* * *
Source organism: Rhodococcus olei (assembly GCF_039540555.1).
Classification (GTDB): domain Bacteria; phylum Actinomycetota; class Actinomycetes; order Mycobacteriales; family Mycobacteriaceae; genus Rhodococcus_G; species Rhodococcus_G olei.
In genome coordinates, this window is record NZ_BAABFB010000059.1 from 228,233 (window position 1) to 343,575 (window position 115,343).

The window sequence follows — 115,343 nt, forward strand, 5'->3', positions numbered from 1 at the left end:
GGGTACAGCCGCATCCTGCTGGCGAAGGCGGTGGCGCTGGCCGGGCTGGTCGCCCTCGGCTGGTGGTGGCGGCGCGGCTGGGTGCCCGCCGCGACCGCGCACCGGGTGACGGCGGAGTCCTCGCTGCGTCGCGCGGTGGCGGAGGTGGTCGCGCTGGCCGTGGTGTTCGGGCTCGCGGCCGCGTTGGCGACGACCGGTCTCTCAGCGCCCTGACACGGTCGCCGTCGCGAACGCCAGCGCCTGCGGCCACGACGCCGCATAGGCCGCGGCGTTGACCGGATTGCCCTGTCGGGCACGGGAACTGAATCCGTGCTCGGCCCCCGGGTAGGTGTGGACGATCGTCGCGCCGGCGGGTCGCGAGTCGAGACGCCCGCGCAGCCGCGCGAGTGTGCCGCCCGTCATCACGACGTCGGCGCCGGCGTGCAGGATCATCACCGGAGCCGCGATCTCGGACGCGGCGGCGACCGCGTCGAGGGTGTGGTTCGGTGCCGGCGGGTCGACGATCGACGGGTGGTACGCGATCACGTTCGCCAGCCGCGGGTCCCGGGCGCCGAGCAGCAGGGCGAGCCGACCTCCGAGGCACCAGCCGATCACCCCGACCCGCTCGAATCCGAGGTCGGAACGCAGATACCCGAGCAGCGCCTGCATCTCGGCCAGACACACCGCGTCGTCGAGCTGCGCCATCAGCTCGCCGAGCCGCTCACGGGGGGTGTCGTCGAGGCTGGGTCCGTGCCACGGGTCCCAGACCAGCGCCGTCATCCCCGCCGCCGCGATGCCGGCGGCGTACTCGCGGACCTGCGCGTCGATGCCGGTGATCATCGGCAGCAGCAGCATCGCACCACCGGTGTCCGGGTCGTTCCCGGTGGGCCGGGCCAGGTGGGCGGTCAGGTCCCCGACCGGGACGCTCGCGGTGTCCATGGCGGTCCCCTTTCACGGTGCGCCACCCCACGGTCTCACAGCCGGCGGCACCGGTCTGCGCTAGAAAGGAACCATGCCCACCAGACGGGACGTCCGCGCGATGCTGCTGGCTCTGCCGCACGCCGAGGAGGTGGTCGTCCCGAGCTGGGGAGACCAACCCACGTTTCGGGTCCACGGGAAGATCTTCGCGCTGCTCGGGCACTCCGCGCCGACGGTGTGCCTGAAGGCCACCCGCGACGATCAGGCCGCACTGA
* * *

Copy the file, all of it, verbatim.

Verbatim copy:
Source organism: Rhodococcus olei (assembly GCF_039540555.1).
Classification (GTDB): domain Bacteria; phylum Actinomycetota; class Actinomycetes; order Mycobacteriales; family Mycobacteriaceae; genus Rhodococcus_G; species Rhodococcus_G olei.
In genome coordinates, this window is record NZ_BAABFB010000059.1 from 228,233 (window position 1) to 343,575 (window position 115,343).

The window sequence follows — 115,343 nt, forward strand, 5'->3', positions numbered from 1 at the left end:
GGGTACAGCCGCATCCTGCTGGCGAAGGCGGTGGCGCTGGCCGGGCTGGTCGCCCTCGGCTGGTGGTGGCGGCGCGGCTGGGTGCCCGCCGCGACCGCGCACCGGGTGACGGCGGAGTCCTCGCTGCGTCGCGCGGTGGCGGAGGTGGTCGCGCTGGCCGTGGTGTTCGGGCTCGCGGCCGCGTTGGCGACGACCGGTCTCTCAGCGCCCTGACACGGTCGCCGTCGCGAACGCCAGCGCCTGCGGCCACGACGCCGCATAGGCCGCGGCGTTGACCGGATTGCCCTGTCGGGCACGGGAACTGAATCCGTGCTCGGCCCCCGGGTAGGTGTGGACGATCGTCGCGCCGGCGGGTCGCGAGTCGAGACGCCCGCGCAGCCGCGCGAGTGTGCCGCCCGTCATCACGACGTCGGCGCCGGCGTGCAGGATCATCACCGGAGCCGCGATCTCGGACGCGGCGGCGACCGCGTCGAGGGTGTGGTTCGGTGCCGGCGGGTCGACGATCGACGGGTGGTACGCGATCACGTTCGCCAGCCGCGGGTCCCGGGCGCCGAGCAGCAGGGCGAGCCGACCTCCGAGGCACCAGCCGATCACCCCGACCCGCTCGAATCCGAGGTCGGAACGCAGATACCCGAGCAGCGCCTGCATCTCGGCCAGACACACCGCGTCGTCGAGCTGCGCCATCAGCTCGCCGAGCCGCTCACGGGGGGTGTCGTCGAGGCTGGGTCCGTGCCACGGGTCCCAGACCAGCGCCGTCATCCCCGCCGCCGCGATGCCGGCGGCGTACTCGCGGACCTGCGCGTCGATGCCGGTGATCATCGGCAGCAGCAGCATCGCACCACCGGTGTCCGGGTCGTTCCCGGTGGGCCGGGCCAGGTGGGCGGTCAGGTCCCCGACCGGGACGCTCGCGGTGTCCATGGCGGTCCCCTTTCACGGTGCGCCACCCCACGGTCTCACAGCCGGCGGCACCGGTCTGCGCTAGAAAGGAACCATGCCCACCAGACGGGACGTCCGCGCGATGCTGCTGGCTCTGCCGCACGCCGAGGAGGTGGTCGTCCCGAGCTGGGGAGACCAACCCACGTTTCGGGTCCACGGGAAGATCTTCGCGCTGCTCGGGCACTCCGCGCCGACGGTGTGCCTGAAGGCCACCCGCGACGATCAGGCCGCACTGA